Books You Should Read for Black History Month

As we recognize Black History Month and celebrate countless achievements by black Americans, our team at Hearts & Homes for Youth would like to share our top picks for books to read during Black History Month.

The Warmth of Other Suns, by Isabel Wilkerson

A beautifully written historical account of the decades-long migration of black citizens from the South to the North and West. This masterpiece is rich with data, official records, and narratives of individual experiences.

The Pact: Three Young Men Make a Promise and Fulfill a Dream, by Sampson Davis

This memoir follows three teenagers from a rough part of Newark, New Jersey, who made a pact to attend medical school together. Also check out: The Bond: Three Young Men Learn to Forgive and Reconnect with Their Fathers, by Sampson Davis.

Their Eyes Were Watching God, by Zora Neale Hurston

A classic Southern love story centered around a strong black female protagonist. Also check out Native Son by Richard Wright

The New Jim Crow: Mass Incarceration in the Age of Colorblindness, by Michelle Alexander

Legal scholar Michelle Alexander argues that racial caste in America has not ended, and that Jim Crow and legal racial segregation has been replaced by mass incarceration as a system of social control.

S Street Rising: Crack, Murder, and Redemption in D.C., by Ruben Castaneda

A memoir of a crack addict and portrait of Washington D.C. during the height of the crack epidemic.

The Other Wes Moore, by Wes Moore

A book that documents the lives of two young men with the same name, born in the same area, but launched into different directions as a result of choices and opportunities.

From the Hood to the Hill: A Story of Overcoming, by Barry C. Black

From the Hood to the Hill is Chaplain Black’s story of overcoming unpromising beginnings in the ghettos of Baltimore.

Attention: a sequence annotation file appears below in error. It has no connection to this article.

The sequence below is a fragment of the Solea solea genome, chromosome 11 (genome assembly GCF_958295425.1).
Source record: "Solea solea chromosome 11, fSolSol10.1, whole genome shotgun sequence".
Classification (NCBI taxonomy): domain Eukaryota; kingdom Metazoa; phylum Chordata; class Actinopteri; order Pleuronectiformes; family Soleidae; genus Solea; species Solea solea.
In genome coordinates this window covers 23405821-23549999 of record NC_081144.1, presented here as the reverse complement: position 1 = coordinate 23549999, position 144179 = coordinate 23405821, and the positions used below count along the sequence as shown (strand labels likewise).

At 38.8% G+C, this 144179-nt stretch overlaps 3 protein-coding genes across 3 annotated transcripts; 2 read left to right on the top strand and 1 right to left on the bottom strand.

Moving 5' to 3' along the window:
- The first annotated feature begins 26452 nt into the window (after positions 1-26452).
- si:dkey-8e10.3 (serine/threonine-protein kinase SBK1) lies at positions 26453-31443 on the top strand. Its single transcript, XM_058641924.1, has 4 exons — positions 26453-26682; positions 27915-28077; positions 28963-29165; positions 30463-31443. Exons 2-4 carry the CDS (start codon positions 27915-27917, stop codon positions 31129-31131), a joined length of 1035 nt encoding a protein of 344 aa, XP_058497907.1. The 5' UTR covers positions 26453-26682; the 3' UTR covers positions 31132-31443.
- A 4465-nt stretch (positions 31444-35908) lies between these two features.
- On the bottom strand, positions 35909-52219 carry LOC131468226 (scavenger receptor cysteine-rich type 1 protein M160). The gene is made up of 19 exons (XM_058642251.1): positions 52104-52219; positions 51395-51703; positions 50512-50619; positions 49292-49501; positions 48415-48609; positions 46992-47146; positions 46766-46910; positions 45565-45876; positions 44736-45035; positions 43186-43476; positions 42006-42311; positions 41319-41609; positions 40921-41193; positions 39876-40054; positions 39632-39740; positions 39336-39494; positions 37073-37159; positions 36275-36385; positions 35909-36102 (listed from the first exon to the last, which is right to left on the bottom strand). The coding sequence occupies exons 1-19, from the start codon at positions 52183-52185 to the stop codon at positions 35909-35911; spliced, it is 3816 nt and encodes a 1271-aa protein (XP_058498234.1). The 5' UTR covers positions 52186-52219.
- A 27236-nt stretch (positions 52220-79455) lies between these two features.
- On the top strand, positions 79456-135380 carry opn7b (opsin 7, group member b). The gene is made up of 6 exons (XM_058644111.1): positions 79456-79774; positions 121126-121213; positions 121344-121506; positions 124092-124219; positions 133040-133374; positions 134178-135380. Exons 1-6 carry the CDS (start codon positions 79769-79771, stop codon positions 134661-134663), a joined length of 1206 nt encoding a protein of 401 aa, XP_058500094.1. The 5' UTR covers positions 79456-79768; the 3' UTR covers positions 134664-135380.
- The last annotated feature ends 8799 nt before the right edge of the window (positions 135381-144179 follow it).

Black Against Empire: The History and Politics of the Black Panther Party, by Joshua Bloom and Waldo E. Martin

Black against Empire is a comprehensive overview and analysis of the history and politics of the Black Panther Party.

Untold Glory: African Americans in Pursuit of Freedom, Opportunity, and Achievement, by Alan Govenar

Untold Glory offers a fresh perspective on one of the most fundamental elements of American history—the conquest of new frontiers. In twenty-seven fascinating first-person accounts, African Americans from different eras, backgrounds, and occupations explore and reflect on the meaning of frontier, both literally and metaphorically.

Africana, by Kwame Anthony Appiah and Henry Louis Gates

Inspired by the dream of the late African American scholar W.E.B. Du Bois and assisted by an eminent advisory board, Harvard scholars Henry Louis Gates, Jr., and Kwame Anthony Appiah have created the first scholarly encyclopedia to take as its scope the entire history of Africa and the African Diaspora.

The Mis-education of the Negro, by Carter G. Woodson

This book by the founder of Black History Month, Carter G. Woodson, is an exploration of what it means to be black in America.

Up from Slavery, by Booker T. Washington

Booker T. Washington describes events in a remarkable life that began in bondage and culminated in worldwide recognition for his many accomplishments. In simply written yet stirring passages, he tells of his impoverished childhood and youth, the unrelenting struggle for an education, early teaching assignments, his selection in 1881 to head Tuskegee Institute, and more.

The Souls of Black Folks, by W.E.B. DuBois

This landmark book is a founding work in the literature of black protest. W. E. B. Du Bois (1868–1963) played a key role in developing the strategy and program that dominated early 20th-century black protest in America. In this collection of essays, first published together in 1903, he eloquently affirms that it is beneath the dignity of a human being to beg for those rights that belong inherently to all mankind.

Autobiography of Malcolm X, by Malcolm X

This autobiography traces Malcolm X’s journey from being born as Malcolm Little to becoming one of the black freedom movement’s most recognizable figures. He describes his life experiences, from encountering racism, to being imprisoned, to being reborn through the Nation of Islam.

Black Boy, by Richard Wright

This autobiography traces Wright’s tortured years in the Jim Crow South from 1912 to 1927.

The Bluest Eye, by Toni Morrison

The main character wants blue eyes, convinced that it is her ticket to escape from life as a bullied black girl.